England and Wales saw over 70 corporate insolvencies per day in June, up a sharp 27% year-on-year as the macroeconomic climate deteriorated.
The past quarter’s insolvencies hit 6,403 – the highest since the 2008 financial crisis – with compulsory liquidations in June 2023 up 77%.
The figures were released by the UK’s “Insolvency Service” (a government agency that sits under the Department for Business and Trade) today.
They emphasise the extent to which sharply rising interest rates and other headwinds are causing economic pain and Nicholas Hyett, Investment Manager at Wealth Club noted to The Stack that “the only other time things have looked this bleak was during the early 90s recession.”
The numbers come as profit warnings by UK-listed companies have also hit a three-year high on falling sales and tightening credit conditions.
(Documents management company Restore was among those, issuing a second profit warning in two months earlier in July. Management blamed continued weakness in the technology business, a reduction in demand for digital scanning and higher interest costs – estimated at £9.6 million for 2023 compared with £5.9 million in 2022 and £2.9 million in 2021.)
Hyett added: “The increased pressure doesn’t seem to have found its way into employment numbers yet, and the labour market remains strong, but we’d expect that to change in the months ahead. Unpleasant though it sounds that would be a relief for the Bank of England – which is looking to take some heat out of the economy. If economic data continues to weaken, then there’s a chance the Bank will declare an early victory in its battle with inflation, meaning rates peak at lower levels than anticipated.”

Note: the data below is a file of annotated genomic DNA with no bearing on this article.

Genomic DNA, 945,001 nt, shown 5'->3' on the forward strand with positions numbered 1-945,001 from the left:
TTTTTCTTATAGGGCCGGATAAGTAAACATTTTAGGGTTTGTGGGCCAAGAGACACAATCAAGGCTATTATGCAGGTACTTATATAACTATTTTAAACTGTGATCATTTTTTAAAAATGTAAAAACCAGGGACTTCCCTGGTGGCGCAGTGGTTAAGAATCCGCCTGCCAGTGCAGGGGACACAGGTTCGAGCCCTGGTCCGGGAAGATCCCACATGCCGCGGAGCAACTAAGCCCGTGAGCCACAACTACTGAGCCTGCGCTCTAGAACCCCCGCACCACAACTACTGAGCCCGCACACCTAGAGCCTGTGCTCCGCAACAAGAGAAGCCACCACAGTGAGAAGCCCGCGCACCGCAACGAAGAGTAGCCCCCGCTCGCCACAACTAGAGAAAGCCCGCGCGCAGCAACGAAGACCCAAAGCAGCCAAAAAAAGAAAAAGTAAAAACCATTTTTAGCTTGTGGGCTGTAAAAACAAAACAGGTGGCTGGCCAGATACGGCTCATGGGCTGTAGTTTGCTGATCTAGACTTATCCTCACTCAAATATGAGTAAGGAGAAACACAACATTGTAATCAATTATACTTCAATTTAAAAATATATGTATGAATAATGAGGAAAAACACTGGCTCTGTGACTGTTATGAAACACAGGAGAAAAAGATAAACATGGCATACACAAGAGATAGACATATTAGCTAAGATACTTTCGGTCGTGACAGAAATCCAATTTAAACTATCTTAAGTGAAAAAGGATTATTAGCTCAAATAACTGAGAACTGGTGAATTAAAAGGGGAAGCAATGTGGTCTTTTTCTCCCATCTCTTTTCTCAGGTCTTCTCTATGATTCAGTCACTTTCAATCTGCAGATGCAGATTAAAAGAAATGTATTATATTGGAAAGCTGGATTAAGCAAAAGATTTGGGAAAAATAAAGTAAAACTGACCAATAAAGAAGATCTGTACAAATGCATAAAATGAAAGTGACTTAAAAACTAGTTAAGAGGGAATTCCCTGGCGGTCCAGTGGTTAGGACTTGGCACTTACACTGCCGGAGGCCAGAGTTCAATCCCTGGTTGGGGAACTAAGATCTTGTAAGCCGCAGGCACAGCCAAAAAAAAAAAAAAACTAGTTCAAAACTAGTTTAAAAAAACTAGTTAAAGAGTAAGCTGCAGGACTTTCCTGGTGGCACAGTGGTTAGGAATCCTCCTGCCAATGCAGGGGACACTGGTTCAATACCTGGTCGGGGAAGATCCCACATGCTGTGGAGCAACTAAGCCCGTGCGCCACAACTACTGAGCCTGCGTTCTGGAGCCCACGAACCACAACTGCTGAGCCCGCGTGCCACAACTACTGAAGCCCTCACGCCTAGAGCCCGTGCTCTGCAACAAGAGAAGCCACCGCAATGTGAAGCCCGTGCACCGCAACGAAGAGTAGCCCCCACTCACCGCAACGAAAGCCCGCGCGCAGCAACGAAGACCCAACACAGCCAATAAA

“Insolvencies and the accompanying job losses are never pleasant, but it’s just possible those companies falling to the economic pressure are companies the economy can afford to lose. There’s been much debate about zombie companies in recent years – businesses that are barely profitable, or heavily indebted that have managed to muddle through in a world where cheap bank loans were easily available. Those companies are likely to be early casualties of rising interest rates. However, if their demise frees up staff and properties for use by more profitable companies, the long run effect could be a boost to UK productivity. Unfortunately, only time will tell whether the current spike in insolvencies is a zombie apocalypse or an apocalypse of the regular, more painful kind.”